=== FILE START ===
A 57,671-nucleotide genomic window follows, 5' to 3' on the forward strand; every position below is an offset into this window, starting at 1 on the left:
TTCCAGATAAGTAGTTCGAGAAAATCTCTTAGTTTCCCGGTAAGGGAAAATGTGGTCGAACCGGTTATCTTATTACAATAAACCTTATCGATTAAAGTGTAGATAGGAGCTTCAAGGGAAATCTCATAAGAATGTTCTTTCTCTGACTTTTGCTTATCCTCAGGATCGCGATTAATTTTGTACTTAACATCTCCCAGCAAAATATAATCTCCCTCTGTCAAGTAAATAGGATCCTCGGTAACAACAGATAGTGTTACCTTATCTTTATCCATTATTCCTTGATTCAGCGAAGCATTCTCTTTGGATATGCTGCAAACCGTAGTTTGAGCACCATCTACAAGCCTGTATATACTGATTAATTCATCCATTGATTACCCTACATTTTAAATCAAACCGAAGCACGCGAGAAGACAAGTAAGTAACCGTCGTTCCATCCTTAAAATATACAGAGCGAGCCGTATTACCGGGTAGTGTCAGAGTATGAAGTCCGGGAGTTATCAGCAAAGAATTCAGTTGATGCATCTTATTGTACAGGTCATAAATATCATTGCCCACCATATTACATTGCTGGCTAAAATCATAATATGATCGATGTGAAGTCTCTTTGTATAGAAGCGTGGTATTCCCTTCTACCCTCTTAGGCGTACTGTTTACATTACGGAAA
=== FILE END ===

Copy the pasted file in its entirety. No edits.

A 57,671-nucleotide genomic window follows, 5' to 3' on the forward strand; every position below is an offset into this window, starting at 1 on the left:
TTCCAGATAAGTAGTTCGAGAAAATCTCTTAGTTTCCCGGTAAGGGAAAATGTGGTCGAACCGGTTATCTTATTACAATAAACCTTATCGATTAAAGTGTAGATAGGAGCTTCAAGGGAAATCTCATAAGAATGTTCTTTCTCTGACTTTTGCTTATCCTCAGGATCGCGATTAATTTTGTACTTAACATCTCCCAGCAAAATATAATCTCCCTCTGTCAAGTAAATAGGATCCTCGGTAACAACAGATAGTGTTACCTTATCTTTATCCATTATTCCTTGATTCAGCGAAGCATTCTCTTTGGATATGCTGCAAACCGTAGTTTGAGCACCATCTACAAGCCTGTATATACTGATTAATTCATCCATTGATTACCCTACATTTTAAATCAAACCGAAGCACGCGAGAAGACAAGTAAGTAACCGTCGTTCCATCCTTAAAATATACAGAGCGAGCCGTATTACCGGGTAGTGTCAGAGTATGAAGTCCGGGAGTTATCAGCAAAGAATTCAGTTGATGCATCTTATTGTACAGGTCATAAATATCATTGCCCACCATATTACATTGCTGGCTAAAATCATAATATGATCGATGTGAAGTCTCTTTGTATAGAAGCGTGGTATTCCCTTCTACCCTCTTAGGCGTACTGTTTACATTACGGAAA